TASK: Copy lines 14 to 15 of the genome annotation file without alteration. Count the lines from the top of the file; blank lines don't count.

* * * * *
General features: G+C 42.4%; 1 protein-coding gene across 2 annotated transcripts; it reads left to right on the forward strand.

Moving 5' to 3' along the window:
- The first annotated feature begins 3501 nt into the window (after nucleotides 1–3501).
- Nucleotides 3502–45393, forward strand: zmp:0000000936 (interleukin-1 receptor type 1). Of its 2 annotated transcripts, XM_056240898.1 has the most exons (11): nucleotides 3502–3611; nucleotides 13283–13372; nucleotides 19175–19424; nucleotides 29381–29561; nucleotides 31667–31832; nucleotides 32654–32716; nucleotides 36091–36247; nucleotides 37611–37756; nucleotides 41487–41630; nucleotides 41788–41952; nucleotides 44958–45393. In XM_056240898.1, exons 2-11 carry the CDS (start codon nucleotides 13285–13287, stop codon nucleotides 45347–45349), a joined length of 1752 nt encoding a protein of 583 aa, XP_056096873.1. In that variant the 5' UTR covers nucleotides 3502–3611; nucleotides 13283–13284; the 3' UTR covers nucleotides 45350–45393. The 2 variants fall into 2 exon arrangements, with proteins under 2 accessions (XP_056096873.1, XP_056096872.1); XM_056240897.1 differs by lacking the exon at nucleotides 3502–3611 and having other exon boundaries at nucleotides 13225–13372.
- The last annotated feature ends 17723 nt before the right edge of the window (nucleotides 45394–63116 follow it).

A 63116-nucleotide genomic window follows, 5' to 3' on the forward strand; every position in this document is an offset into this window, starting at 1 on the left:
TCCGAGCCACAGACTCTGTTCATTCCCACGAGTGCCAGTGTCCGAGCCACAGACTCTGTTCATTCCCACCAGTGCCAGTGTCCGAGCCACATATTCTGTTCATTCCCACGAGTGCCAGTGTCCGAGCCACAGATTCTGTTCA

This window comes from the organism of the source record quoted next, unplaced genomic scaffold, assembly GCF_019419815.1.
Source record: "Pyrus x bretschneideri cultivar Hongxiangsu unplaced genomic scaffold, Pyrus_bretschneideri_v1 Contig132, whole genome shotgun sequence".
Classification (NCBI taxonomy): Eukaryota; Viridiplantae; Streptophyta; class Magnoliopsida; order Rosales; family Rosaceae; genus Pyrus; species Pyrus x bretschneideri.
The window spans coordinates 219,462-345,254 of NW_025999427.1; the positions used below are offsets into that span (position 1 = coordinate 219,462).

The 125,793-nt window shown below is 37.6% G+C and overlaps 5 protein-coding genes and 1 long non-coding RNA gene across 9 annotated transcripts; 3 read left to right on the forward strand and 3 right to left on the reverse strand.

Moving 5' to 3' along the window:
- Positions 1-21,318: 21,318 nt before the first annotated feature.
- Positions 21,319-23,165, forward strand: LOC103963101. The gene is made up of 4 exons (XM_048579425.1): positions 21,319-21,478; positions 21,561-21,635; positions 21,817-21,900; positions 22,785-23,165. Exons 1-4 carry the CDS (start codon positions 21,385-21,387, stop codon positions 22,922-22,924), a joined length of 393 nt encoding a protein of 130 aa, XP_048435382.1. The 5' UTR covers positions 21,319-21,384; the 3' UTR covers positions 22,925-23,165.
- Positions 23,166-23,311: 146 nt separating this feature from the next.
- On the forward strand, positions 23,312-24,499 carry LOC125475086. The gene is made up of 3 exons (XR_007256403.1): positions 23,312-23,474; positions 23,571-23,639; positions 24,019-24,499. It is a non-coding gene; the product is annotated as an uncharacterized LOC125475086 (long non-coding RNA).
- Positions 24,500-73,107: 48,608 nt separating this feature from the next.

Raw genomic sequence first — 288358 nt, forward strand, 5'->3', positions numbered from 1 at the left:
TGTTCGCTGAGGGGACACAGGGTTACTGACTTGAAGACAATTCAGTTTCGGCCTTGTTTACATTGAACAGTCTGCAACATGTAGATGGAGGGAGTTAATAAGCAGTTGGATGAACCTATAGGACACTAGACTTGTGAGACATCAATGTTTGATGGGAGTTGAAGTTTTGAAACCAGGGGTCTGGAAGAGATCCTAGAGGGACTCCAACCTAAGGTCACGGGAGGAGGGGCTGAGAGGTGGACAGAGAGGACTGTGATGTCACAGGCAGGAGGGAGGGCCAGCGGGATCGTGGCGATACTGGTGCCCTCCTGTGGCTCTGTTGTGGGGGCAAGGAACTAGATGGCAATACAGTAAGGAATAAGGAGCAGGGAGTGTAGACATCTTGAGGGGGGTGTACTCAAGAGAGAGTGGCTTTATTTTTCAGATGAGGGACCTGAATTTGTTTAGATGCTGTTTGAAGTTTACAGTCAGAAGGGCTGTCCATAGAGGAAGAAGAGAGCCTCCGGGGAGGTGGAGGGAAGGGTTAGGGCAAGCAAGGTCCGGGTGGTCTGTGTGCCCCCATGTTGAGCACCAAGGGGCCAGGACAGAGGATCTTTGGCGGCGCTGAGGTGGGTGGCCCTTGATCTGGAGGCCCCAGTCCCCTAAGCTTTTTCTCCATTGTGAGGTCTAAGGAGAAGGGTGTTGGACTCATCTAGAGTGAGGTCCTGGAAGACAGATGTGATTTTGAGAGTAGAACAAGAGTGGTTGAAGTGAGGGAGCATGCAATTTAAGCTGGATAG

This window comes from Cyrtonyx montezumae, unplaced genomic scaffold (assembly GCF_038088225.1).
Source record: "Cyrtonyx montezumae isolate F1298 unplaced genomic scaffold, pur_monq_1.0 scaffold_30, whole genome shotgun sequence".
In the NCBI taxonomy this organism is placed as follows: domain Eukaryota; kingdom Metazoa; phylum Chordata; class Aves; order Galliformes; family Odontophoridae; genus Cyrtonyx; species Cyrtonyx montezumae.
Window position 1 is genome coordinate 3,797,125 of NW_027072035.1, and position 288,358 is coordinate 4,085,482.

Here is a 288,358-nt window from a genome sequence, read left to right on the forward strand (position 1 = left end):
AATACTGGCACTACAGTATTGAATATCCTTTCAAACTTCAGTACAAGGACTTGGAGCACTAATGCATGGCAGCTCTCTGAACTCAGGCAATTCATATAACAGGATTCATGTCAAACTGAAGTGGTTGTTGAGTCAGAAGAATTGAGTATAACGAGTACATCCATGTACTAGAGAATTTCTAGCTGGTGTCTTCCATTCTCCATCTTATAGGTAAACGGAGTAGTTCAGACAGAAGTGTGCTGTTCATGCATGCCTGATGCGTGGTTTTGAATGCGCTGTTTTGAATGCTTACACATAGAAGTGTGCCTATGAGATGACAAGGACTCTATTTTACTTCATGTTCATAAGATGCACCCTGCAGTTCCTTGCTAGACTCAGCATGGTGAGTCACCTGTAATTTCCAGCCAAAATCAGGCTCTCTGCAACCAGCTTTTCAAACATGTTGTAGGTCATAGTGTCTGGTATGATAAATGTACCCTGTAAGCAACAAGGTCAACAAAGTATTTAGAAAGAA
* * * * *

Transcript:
- Positions 1-21,318: 21,318 nt before the first annotated feature.
- Positions 21,319-23,165, forward strand: LOC103963101. The gene is made up of 4 exons (XM_048579425.1): positions 21,319-21,478; positions 21,561-21,635; positions 21,817-21,900; positions 22,785-23,165. Exons 1-4 carry the CDS (start codon positions 21,385-21,387, stop codon positions 22,922-22,924), a joined length of 393 nt encoding a protein of 130 aa, XP_048435382.1. The 5' UTR covers positions 21,319-21,384; the 3' UTR covers positions 22,925-23,165.